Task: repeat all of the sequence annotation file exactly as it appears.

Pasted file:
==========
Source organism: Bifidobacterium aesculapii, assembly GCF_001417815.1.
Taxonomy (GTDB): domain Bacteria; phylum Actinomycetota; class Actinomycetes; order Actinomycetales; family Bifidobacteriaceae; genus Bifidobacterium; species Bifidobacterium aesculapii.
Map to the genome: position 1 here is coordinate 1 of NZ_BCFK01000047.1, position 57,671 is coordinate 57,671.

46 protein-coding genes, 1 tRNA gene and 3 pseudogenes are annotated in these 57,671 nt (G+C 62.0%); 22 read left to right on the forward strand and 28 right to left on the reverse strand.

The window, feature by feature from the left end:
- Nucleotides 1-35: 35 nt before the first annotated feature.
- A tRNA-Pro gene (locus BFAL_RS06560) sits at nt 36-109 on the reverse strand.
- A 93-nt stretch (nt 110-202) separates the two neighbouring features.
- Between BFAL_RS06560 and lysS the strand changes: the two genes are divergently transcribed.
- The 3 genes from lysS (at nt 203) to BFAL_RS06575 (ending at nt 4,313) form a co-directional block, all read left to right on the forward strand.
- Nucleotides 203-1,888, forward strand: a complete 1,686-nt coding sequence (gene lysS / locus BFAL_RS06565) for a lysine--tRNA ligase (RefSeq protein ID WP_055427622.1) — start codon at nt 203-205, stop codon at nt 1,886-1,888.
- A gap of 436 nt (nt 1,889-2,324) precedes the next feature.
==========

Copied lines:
Source organism: Bifidobacterium aesculapii, assembly GCF_001417815.1.
Taxonomy (GTDB): domain Bacteria; phylum Actinomycetota; class Actinomycetes; order Actinomycetales; family Bifidobacteriaceae; genus Bifidobacterium; species Bifidobacterium aesculapii.
Map to the genome: position 1 here is coordinate 1 of NZ_BCFK01000047.1, position 57,671 is coordinate 57,671.

46 protein-coding genes, 1 tRNA gene and 3 pseudogenes are annotated in these 57,671 nt (G+C 62.0%); 22 read left to right on the forward strand and 28 right to left on the reverse strand.

The window, feature by feature from the left end:
- Nucleotides 1-35: 35 nt before the first annotated feature.
- A tRNA-Pro gene (locus BFAL_RS06560) sits at nt 36-109 on the reverse strand.
- A 93-nt stretch (nt 110-202) separates the two neighbouring features.
- Between BFAL_RS06560 and lysS the strand changes: the two genes are divergently transcribed.
- The 3 genes from lysS (at nt 203) to BFAL_RS06575 (ending at nt 4,313) form a co-directional block, all read left to right on the forward strand.
- Nucleotides 203-1,888, forward strand: a complete 1,686-nt coding sequence (gene lysS / locus BFAL_RS06565) for a lysine--tRNA ligase (RefSeq protein ID WP_055427622.1) — start codon at nt 203-205, stop codon at nt 1,886-1,888.
- A gap of 436 nt (nt 1,889-2,324) precedes the next feature.